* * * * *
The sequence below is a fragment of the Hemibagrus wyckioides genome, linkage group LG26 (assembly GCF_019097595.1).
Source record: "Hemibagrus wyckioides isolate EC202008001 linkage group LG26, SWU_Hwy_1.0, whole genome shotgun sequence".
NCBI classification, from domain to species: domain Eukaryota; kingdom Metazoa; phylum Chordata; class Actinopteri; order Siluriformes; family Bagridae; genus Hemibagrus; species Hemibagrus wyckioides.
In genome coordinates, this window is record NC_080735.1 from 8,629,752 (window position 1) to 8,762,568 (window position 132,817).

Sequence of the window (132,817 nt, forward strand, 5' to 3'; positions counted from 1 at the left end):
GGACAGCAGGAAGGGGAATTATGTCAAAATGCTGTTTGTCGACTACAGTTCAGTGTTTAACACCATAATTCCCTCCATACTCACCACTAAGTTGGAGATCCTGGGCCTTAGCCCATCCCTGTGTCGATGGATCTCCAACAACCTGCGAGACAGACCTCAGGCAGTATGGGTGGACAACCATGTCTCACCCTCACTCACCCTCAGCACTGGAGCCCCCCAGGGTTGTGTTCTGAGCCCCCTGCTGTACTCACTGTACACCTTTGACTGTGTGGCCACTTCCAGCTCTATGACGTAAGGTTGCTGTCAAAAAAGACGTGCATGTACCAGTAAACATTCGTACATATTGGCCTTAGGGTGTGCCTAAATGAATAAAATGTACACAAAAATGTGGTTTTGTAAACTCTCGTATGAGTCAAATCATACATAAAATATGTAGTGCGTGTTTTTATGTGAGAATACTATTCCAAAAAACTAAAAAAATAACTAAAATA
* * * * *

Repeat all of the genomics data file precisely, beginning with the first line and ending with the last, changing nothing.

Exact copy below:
The sequence below is a fragment of the Hemibagrus wyckioides genome, linkage group LG26 (assembly GCF_019097595.1).
Source record: "Hemibagrus wyckioides isolate EC202008001 linkage group LG26, SWU_Hwy_1.0, whole genome shotgun sequence".
NCBI classification, from domain to species: domain Eukaryota; kingdom Metazoa; phylum Chordata; class Actinopteri; order Siluriformes; family Bagridae; genus Hemibagrus; species Hemibagrus wyckioides.
In genome coordinates, this window is record NC_080735.1 from 8,629,752 (window position 1) to 8,762,568 (window position 132,817).

Sequence of the window (132,817 nt, forward strand, 5' to 3'; positions counted from 1 at the left end):
GGACAGCAGGAAGGGGAATTATGTCAAAATGCTGTTTGTCGACTACAGTTCAGTGTTTAACACCATAATTCCCTCCATACTCACCACTAAGTTGGAGATCCTGGGCCTTAGCCCATCCCTGTGTCGATGGATCTCCAACAACCTGCGAGACAGACCTCAGGCAGTATGGGTGGACAACCATGTCTCACCCTCACTCACCCTCAGCACTGGAGCCCCCCAGGGTTGTGTTCTGAGCCCCCTGCTGTACTCACTGTACACCTTTGACTGTGTGGCCACTTCCAGCTCTATGACGTAAGGTTGCTGTCAAAAAAGACGTGCATGTACCAGTAAACATTCGTACATATTGGCCTTAGGGTGTGCCTAAATGAATAAAATGTACACAAAAATGTGGTTTTGTAAACTCTCGTATGAGTCAAATCATACATAAAATATGTAGTGCGTGTTTTTATGTGAGAATACTATTCCAAAAAACTAAAAAAATAACTAAAATA